White House Proposes A Tech 'Bill Of Rights' To Limit AI's Negative Effects

European regulators have already taken steps to limit the most dangerous AI uses that may endanger people's safety or rights.

White House Proposes A Tech 'Bill Of Rights' To Limit AI's Negative Effects
White House Proposes A Tech 'Bill Of Rights' To Limit AI's Negative Effects

President Joe Biden's top science advisers are proposing a new "bill of rights" to protect against the threat of strong new artificial intelligence technology. The White House Office of Science and Technology Policy started a fact-finding expedition on Friday to investigate facial recognition and other biometric capabilities used to identify people or assess their emotional, mental, and character states.

Eric Lander, Biden's main science adviser, and Alondra Nelson, Biden's deputy director for science and society, wrote an opinion piece for Wired magazine about the need for new safeguards against incorrect and harmful uses of AI that can unfairly discriminate against people or violate their privacy. 

“Calculating the rights is only the first step,” says the author "they penned "What can we do to keep them safe?" The federal government might refuse to buy software or technology items that violate these rights, or it could require federal contractors to employ technologies that comply with this 'bill of rights,' or it could pass new laws and regulations to fill in the gaps." This isn't the first time the Biden administration has expressed alarm about AI's potential for harm, but it is one of the clearest moves toward taking action.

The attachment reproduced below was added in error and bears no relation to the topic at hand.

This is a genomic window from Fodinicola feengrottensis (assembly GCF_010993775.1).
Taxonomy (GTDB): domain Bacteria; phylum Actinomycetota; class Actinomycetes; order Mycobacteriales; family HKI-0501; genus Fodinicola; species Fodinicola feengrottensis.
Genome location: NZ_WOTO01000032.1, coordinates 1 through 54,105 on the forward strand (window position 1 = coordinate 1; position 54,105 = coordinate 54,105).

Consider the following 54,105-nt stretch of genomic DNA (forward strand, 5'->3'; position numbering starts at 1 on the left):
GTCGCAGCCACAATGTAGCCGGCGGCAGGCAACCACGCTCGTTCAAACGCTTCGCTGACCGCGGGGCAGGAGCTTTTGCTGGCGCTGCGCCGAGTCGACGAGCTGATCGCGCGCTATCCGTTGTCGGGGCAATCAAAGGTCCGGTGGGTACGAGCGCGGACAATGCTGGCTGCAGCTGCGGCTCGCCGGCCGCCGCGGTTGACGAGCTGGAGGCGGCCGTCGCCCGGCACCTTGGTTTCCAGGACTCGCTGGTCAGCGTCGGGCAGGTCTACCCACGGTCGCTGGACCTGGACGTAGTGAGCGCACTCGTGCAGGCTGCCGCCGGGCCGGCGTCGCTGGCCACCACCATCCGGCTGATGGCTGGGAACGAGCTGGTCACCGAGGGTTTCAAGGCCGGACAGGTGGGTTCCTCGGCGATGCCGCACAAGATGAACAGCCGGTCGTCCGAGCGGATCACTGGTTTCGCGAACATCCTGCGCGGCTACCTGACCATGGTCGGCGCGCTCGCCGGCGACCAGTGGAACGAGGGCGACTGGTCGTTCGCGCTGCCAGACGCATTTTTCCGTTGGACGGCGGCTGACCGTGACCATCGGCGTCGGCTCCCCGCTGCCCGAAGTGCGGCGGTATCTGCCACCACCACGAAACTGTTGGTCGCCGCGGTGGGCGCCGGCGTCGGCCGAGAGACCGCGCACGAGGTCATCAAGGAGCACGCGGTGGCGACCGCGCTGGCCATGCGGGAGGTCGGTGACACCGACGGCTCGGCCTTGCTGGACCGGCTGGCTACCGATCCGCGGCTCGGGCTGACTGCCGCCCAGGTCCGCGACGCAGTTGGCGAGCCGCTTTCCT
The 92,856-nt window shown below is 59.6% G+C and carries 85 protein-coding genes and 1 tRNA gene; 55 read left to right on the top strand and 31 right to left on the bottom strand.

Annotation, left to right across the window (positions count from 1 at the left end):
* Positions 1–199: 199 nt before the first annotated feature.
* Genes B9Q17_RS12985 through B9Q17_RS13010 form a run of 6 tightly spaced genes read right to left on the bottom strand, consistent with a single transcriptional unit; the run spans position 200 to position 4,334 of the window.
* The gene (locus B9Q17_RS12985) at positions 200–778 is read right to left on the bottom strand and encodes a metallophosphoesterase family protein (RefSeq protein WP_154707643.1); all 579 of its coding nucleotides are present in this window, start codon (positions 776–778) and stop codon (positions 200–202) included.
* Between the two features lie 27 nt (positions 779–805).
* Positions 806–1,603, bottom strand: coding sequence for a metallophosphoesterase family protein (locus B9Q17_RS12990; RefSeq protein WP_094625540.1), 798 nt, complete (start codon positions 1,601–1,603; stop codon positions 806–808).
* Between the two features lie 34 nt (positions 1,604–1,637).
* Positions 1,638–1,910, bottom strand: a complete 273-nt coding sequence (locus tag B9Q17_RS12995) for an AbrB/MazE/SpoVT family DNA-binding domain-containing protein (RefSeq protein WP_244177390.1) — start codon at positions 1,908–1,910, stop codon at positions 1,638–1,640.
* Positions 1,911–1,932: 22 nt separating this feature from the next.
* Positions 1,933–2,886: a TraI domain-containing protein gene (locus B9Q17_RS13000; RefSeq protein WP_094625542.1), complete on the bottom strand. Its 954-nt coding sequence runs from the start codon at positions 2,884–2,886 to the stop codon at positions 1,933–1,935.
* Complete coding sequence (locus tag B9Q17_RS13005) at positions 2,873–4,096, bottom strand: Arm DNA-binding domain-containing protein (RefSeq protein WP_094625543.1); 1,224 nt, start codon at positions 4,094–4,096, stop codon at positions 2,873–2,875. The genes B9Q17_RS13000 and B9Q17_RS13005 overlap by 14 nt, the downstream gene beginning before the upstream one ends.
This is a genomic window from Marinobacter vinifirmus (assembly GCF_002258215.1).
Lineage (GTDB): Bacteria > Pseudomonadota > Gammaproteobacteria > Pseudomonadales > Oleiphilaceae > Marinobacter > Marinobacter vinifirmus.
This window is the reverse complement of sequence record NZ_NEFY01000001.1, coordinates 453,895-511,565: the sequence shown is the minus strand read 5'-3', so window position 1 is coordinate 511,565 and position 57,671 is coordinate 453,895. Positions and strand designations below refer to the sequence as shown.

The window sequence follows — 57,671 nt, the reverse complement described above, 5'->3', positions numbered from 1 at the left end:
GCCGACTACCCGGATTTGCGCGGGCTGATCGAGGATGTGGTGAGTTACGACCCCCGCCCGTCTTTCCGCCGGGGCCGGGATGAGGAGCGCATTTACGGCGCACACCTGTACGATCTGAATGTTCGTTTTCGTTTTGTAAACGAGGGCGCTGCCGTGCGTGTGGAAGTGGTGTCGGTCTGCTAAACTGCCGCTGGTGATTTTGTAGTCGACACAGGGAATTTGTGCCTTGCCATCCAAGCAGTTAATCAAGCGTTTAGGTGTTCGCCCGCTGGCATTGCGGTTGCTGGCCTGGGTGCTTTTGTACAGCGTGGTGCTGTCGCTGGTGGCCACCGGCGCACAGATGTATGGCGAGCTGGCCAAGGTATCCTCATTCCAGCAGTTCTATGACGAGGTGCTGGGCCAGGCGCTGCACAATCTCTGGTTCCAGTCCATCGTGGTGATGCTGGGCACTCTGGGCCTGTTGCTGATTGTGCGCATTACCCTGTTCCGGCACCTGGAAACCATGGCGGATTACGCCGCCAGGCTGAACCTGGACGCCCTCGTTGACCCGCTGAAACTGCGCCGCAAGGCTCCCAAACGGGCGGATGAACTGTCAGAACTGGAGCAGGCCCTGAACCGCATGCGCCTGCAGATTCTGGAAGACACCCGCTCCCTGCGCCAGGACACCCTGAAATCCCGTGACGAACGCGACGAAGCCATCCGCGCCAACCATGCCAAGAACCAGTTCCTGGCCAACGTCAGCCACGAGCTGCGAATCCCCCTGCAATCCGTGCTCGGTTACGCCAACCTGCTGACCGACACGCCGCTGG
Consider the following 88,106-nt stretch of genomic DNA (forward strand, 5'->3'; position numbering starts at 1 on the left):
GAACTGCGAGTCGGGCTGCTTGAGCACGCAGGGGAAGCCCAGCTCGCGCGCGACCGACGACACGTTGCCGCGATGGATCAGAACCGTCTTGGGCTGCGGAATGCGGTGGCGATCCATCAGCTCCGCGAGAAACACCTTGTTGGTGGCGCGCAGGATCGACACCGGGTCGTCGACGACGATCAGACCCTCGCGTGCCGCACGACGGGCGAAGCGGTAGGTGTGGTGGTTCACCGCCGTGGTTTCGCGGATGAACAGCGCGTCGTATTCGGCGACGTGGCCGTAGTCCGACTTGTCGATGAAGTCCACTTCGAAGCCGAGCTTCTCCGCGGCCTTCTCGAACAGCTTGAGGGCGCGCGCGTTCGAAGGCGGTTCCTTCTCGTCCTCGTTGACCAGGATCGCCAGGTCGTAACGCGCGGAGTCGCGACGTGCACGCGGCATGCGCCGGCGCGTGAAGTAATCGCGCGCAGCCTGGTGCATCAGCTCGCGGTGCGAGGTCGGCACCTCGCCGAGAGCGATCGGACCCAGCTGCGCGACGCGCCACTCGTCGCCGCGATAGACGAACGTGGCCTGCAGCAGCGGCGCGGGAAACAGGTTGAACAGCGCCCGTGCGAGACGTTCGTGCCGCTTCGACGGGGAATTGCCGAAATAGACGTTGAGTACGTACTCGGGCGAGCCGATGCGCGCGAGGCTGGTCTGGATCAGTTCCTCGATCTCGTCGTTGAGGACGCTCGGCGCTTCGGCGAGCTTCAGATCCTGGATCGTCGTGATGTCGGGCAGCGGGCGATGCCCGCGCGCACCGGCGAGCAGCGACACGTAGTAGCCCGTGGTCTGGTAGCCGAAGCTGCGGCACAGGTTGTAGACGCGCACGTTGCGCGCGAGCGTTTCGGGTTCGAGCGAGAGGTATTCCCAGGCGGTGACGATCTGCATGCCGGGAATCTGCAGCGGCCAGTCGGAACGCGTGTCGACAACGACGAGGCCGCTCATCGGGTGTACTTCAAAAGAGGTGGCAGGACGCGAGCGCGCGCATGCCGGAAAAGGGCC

European regulators have already taken steps to limit the most dangerous AI uses that may endanger people's safety or rights. Though none of the EU's countries is bound by Tuesday's vote, which called for new laws prohibiting law enforcement from scanning facial features in public settings, legislators in the European Parliament took a step this week in favour of banning biometric mass monitoring.

Political leaders in Western democracies have said they want to balance a desire to tap into AI's economic and societal potential while addressing growing concerns about the reliability of tools that can track and profile individuals and make recommendations about who gets access to jobs, loans and educational opportunities.AI developers, specialists, and anybody who has been affected by biometric data collecting are invited to respond in a government document filed Friday. 

The software trade association BSA, which is backed by Microsoft, IBM, Oracle, and Salesforce, said it applauded the White House's focus on AI bias, but it is pushing for a policy that would require companies to assess the risks of their AI applications and then demonstrate how they will mitigate those risks. "It enables the positive that everyone sees in AI while minimising the potential of discrimination and bias perpetuation," said Aaron Cooper, the group's vice president of global policy.